Rabbi Andrew Marc Paley

Faith leaders at Good Shepherd Catholic Community Church in Colleyville, Texas, with Rabbi Andrew Paley in the middle, on Jan. 15.

It wasn’t until the afternoon of Jan. 15 after his own Torah study and services were finished that Rabbi Andrew Paley, the senior rabbi and spiritual leader of Temple Shalom in Dallas, learned about a hostage situation in nearby Colleyville.

The Jewish Federation of Greater Dallas was the source of his first notification that his friend and colleague Rabbi Charlie Cytron-Walker, spiritual leader of Congregation Beth Israel, and three other people had been taken hostage.

Paley, who volunteers part time as a chaplain at the Dallas Police Department, grew up in University Heights, graduated from Cleveland Heights High School and spent three years as rabbi at Temple Emanu El, now in Orange. He relocated to Dallas 17 years ago.

He was asked by a colleague at the U.S. Department of Homeland Security to go to Colleyville “to be on the ground to support in the moment,” he told the Cleveland Jewish News Jan. 17.

“Although I’ve never had to deal with a live hostage situation before, placing my faith in the law enforcement agencies, knowing that they’re doing their work, and knowing that I could be of some help to those who were sort of affected, I was happy to do that,” he said.

Paley, who is also co-chair of Faith Forward Dallas, an interfaith clergy network, described the day as “a bit of a roller coaster,” with periods of waiting punctuated by brief spurts of activity.

He first went to a middle school “just up the street” from Congregation Beth Israel, Paley said, that served as a staging area for law enforcement and SWAT teams and where hostage negotiators were working.

“I was asked to support the hostages themselves should they be released,” Paley said. “One man was released around the time I arrived, and I was able to talk with him and he was reunited with his family shortly after.”

Rabbi Andrew Marc Paley


His work entailed assessing the needs of people in front of him and making sure “they’re first and foremost safe and secure.”

He said after food was delivered and the first hostage was released, there was a long period of quiet.

“And then later, I went to the church to see the families, the immediate families of the hostages and there were some other clergy and faith leaders from the area who gathered there, so I was able to meet with them as well,” he told the CJN, adding that the whole time he was in Colleyville, he felt safe.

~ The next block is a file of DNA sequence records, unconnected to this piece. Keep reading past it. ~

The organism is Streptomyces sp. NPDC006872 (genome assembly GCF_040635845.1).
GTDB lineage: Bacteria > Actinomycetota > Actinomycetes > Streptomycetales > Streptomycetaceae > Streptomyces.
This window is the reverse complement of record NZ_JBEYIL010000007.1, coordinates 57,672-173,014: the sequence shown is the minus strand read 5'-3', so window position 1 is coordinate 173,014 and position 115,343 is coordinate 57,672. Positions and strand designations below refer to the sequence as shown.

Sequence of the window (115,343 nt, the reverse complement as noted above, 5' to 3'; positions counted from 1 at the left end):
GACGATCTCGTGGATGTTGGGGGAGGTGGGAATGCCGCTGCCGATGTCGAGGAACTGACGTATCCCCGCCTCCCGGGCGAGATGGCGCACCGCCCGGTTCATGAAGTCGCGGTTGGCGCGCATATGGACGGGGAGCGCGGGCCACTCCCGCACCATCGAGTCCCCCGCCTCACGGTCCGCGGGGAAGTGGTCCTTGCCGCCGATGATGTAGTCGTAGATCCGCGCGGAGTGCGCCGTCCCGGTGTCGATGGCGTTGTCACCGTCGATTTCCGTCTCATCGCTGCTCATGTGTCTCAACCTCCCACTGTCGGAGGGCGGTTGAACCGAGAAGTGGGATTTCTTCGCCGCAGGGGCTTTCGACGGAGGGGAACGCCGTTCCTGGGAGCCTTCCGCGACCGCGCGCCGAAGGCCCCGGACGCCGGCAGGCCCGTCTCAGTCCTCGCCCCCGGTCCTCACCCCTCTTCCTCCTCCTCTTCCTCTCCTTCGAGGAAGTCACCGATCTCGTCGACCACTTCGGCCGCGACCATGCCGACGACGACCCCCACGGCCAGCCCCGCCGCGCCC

It wasn’t until that night that Paley was “able to hug Rabbi Charlie real quickly before he was taken away to be reunited with his family.”

Paley said he first met Cytron-Walker 15 years ago when Cytron-Walker interviewed for a position at Temple Shalom and that the two have been friends and colleagues since.

“He’s a genuinely kind and sweet man and a bridge builder,” Paley said of Cytron-Walker. “He was consistently praised by the authorities during the ordeal. I know he would demur at being called a hero or anything like that, but … we can call him that. Because his demonstration of pastoring to his flock in that way was just amazing.”

Paley graduated from The Ohio State University in Columbus with a bachelor’s degree in psychology and a certificate in marital and premarital counseling. Ordained by the Hebrew Union College-Jewish Institute of Religion in New York in 1995, he holds a master’s degree in Hebrew letters from HUC-JIR.

He received crisis care training both from the Dallas Police Department and through professional development.

“The outpouring of support online and in other venues has been really unbelievable,” Paley said. “It’s what the Jewish community does. … The congregation will take time to heal and, you know, and will need some continued supports. What specifically will be needed is hard to say at this point. But all of it matters. But what they I’m sure want to know is that they’re not alone.”

He said people in the Dallas area are reaching out to express that “not just in the immediacy of the moment but in the days ahead, we will be with them.”

As to the security at his own Dallas synagogue, Paley said there are “robust procedures” in place and the congregation will reassess following the hostage situation. “This is an ongoing, unfortunate part of our lives and congregations.”

Paley praised law enforcement efforts and community efforts.

“Knowing that they are there to provide that safety and security provides incredible measures of relief,” he said. “To just see how many people were involved in taking care of our communities, it’s just unbelievable. Unreal. It was an honor to be a part of all of that.”

Paley also expressed confidence in the future for his own community and praised the work of Cytron-Walker.

“We’re not going to be deterred in doing the things that we do,” Paley said. “Community leaders, faith community leaders that stand up for peace and justice and love, we’re going to do that. …We’re not going to be scared into not doing what we do – just the opposite, until such time that we don’t have to worry about security measures.”

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